The letter is undeniably becoming a relic of the past, a trend that has been confirmed by the United States Postal Service’s (USPS) announcement on February 7 that first class mail delivery services will be reduced to five days per week in an effort to scale back the agency’s losses. Like e-books versus physical books, there is a certain nostalgia to receiving a handwritten letter, but one that we are much more willing to let go. With technology like text messages, Facebook, and email that enables people to communicate instantly across the globe, letters — particularly of the handwritten variety — appear to be time-consuming, antiquated and altogether pointless. Why would someone choose something that takes days to weeks over something that can be written, sent, and read almost instantaneously?
For as long as I can remember, I have been writing letters; for birthdays, for thank-yous, and for made-up celebrations like Grandparents’ Day. My mother was particularly strict about sending out a thank you to everyone who had sent me a gift for the holidays or my birthday; the rule was that I could not play with any of my new toys or go to the store to use my gift cards until my notes were written and ready to be put in the mailbox. I was also not allowed to use those mad-lib templates that said, “Thank you for the [blank]! I really look forward to [blank]. Love, [blank].” No, all of my cards had to be written out by myself and at least sound heartfelt, even if I was rushing so that I could break into my gifts.
Taking the time to write out cards every month (because there was always some event that needed to be recognized) used to be a pain when I was younger, but it is a practice to which I still adhere today, even without my mother standing over my shoulder and with the knowledge that I could easily save myself time and 46 cents by sending an email or perhaps an e-card. I have come to enjoy taking up a pen and mentally composing what I want to write before committing it to paper. It is a strangely calming activity, an experience I have yet to associate with the electronic equivalent.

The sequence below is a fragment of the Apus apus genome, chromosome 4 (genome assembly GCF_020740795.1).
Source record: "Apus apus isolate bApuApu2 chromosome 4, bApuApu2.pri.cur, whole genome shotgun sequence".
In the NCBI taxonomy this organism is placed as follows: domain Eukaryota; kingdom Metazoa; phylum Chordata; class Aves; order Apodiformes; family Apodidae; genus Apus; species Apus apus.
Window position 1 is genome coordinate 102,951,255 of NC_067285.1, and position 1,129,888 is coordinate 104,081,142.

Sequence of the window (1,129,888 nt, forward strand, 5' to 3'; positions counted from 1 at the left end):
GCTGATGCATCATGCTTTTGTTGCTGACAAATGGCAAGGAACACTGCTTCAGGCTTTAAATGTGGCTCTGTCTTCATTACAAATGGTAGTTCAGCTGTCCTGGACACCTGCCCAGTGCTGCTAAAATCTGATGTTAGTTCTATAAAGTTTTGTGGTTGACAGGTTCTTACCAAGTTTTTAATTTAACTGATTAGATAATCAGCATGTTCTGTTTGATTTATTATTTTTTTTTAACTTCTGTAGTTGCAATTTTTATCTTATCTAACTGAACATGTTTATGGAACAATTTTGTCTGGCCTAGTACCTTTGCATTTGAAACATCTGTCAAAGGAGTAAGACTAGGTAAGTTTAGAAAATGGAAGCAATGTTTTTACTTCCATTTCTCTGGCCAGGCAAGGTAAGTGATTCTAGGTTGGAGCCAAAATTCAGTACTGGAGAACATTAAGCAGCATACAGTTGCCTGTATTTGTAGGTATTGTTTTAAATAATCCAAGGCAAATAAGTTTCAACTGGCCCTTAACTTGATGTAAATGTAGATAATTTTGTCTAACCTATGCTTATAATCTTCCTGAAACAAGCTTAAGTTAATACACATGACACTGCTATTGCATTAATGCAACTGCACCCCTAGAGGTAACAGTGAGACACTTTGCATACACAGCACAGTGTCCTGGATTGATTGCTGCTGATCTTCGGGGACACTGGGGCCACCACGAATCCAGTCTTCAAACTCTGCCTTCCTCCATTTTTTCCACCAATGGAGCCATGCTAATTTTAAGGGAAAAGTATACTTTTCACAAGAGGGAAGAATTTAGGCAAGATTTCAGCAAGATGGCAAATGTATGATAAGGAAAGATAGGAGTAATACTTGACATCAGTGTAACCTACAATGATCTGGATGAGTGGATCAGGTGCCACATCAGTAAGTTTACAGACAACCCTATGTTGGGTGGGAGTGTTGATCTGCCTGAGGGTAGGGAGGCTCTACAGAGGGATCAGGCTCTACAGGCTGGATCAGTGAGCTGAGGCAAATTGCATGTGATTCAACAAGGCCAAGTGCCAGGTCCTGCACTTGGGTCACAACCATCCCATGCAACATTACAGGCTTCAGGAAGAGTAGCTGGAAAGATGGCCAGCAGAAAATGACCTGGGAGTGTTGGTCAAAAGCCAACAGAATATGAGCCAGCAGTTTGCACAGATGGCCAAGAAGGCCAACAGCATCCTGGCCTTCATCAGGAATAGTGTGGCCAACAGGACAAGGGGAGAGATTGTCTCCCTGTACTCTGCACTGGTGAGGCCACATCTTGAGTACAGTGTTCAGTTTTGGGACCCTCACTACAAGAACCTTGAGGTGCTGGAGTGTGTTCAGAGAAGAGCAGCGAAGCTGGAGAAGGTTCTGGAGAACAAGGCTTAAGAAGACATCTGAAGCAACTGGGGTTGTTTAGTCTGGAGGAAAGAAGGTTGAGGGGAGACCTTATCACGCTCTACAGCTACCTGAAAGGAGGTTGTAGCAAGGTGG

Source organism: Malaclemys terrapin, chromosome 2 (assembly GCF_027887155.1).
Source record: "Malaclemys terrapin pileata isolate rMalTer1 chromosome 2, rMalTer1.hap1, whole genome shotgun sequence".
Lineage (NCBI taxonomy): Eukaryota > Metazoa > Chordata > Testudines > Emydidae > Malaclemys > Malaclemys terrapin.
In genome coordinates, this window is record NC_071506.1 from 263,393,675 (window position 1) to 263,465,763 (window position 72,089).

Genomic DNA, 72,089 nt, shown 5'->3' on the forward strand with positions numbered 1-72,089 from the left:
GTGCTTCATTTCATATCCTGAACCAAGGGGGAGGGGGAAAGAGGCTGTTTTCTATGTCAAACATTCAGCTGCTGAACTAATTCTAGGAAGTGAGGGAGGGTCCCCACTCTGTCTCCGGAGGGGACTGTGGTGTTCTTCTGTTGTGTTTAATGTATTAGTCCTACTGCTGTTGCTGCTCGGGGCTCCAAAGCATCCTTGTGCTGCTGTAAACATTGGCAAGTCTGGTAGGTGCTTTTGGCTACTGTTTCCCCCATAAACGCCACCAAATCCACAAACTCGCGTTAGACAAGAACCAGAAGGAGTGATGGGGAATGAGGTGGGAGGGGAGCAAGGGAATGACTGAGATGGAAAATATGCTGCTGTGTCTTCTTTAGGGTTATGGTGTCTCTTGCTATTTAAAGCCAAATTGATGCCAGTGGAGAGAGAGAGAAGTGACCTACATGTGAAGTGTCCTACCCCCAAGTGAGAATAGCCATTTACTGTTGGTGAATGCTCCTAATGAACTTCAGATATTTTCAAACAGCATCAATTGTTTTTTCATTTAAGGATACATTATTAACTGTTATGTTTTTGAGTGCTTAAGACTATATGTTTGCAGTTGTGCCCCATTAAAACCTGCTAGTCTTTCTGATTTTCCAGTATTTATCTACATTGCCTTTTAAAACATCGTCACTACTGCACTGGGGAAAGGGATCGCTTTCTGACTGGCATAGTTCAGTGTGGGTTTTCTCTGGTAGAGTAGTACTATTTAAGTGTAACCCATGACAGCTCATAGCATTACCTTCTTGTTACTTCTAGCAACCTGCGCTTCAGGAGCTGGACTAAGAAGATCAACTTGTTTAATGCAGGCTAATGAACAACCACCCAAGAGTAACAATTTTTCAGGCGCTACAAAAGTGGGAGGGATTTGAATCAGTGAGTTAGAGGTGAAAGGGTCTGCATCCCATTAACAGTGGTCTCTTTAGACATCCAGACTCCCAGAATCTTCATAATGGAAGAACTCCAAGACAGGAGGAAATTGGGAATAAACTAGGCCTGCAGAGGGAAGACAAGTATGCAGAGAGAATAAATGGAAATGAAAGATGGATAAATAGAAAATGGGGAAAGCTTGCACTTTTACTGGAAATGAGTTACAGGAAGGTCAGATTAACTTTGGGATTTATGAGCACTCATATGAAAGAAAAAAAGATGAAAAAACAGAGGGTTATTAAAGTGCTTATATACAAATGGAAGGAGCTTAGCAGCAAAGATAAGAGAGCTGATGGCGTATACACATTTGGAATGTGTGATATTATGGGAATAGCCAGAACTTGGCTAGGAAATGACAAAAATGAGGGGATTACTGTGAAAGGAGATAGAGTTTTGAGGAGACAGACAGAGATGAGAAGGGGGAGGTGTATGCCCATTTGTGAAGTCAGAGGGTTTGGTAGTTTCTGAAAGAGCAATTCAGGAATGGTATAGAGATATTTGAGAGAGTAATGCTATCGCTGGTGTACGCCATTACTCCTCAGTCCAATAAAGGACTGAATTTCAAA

Although they might be slower and low-tech in comparison to the various forms of communication available in the 2013, letters are something that I hope will not disappear like the USPS mail delivery days. I am always overjoyed, sometimes embarrassingly so, when I open my mailbox and find a card from friends or family, and I hope that they feel the same when they receive my letter of thanks or well wishes. If nothing else, the handwritten letter is an indicator that someone took time out of their day to write it, address it to you and walk it to their mailbox or post office, rather than tap out a few words on a computer or touch screen.
Consider the transcription of this letter from author Mark Twain to his wife, Olivia:
Hartford, Nov. 27/88
Livy Darling, I am grateful – gratefuler than ever before – that you were born, & that your love is mine & our two lives are woven & welded together!
Short and concise, this letter could easily be sent today over any form of communication; it even sounds like it could be adapted for a Twitter post, #soulmate. But there is something about the handwritten quality that makes this letter more meaningful than the twenty-five words that make it up. It makes it personal, genuine and ultimately unforgettable, and this is why I think writing letters should not be a forgotten practice of the past. Because unlike that 160-character text or Facebook wall post, a letter is tangible and regardless of the subject, you know that for at least for a moment, someone was truly thinking of you.